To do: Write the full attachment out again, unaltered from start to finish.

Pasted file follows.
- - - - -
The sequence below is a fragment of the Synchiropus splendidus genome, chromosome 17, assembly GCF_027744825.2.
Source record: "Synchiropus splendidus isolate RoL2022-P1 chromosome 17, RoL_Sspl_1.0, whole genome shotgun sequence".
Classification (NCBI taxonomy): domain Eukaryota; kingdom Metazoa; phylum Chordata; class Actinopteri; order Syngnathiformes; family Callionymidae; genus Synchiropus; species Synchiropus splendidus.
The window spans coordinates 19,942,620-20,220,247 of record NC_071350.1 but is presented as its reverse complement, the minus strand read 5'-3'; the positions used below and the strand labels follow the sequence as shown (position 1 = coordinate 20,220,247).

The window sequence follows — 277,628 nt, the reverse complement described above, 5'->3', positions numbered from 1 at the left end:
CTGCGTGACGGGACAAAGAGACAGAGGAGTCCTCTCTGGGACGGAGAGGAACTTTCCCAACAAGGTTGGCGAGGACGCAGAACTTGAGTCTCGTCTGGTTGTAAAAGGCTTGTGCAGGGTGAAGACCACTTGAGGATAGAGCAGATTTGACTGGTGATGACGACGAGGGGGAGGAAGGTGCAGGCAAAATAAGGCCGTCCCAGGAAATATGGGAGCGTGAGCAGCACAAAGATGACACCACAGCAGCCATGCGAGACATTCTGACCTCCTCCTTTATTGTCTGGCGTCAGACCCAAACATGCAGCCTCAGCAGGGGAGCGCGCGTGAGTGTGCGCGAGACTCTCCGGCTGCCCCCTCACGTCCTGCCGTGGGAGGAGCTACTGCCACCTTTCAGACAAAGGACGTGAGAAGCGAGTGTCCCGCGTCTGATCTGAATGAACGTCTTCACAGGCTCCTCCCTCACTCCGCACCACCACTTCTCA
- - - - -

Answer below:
The sequence below is a fragment of the Synchiropus splendidus genome, chromosome 17, assembly GCF_027744825.2.
Source record: "Synchiropus splendidus isolate RoL2022-P1 chromosome 17, RoL_Sspl_1.0, whole genome shotgun sequence".
Classification (NCBI taxonomy): domain Eukaryota; kingdom Metazoa; phylum Chordata; class Actinopteri; order Syngnathiformes; family Callionymidae; genus Synchiropus; species Synchiropus splendidus.
The window spans coordinates 19,942,620-20,220,247 of record NC_071350.1 but is presented as its reverse complement, the minus strand read 5'-3'; the positions used below and the strand labels follow the sequence as shown (position 1 = coordinate 20,220,247).

The window sequence follows — 277,628 nt, the reverse complement described above, 5'->3', positions numbered from 1 at the left end:
CTGCGTGACGGGACAAAGAGACAGAGGAGTCCTCTCTGGGACGGAGAGGAACTTTCCCAACAAGGTTGGCGAGGACGCAGAACTTGAGTCTCGTCTGGTTGTAAAAGGCTTGTGCAGGGTGAAGACCACTTGAGGATAGAGCAGATTTGACTGGTGATGACGACGAGGGGGAGGAAGGTGCAGGCAAAATAAGGCCGTCCCAGGAAATATGGGAGCGTGAGCAGCACAAAGATGACACCACAGCAGCCATGCGAGACATTCTGACCTCCTCCTTTATTGTCTGGCGTCAGACCCAAACATGCAGCCTCAGCAGGGGAGCGCGCGTGAGTGTGCGCGAGACTCTCCGGCTGCCCCCTCACGTCCTGCCGTGGGAGGAGCTACTGCCACCTTTCAGACAAAGGACGTGAGAAGCGAGTGTCCCGCGTCTGATCTGAATGAACGTCTTCACAGGCTCCTCCCTCACTCCGCACCACCACTTCTCA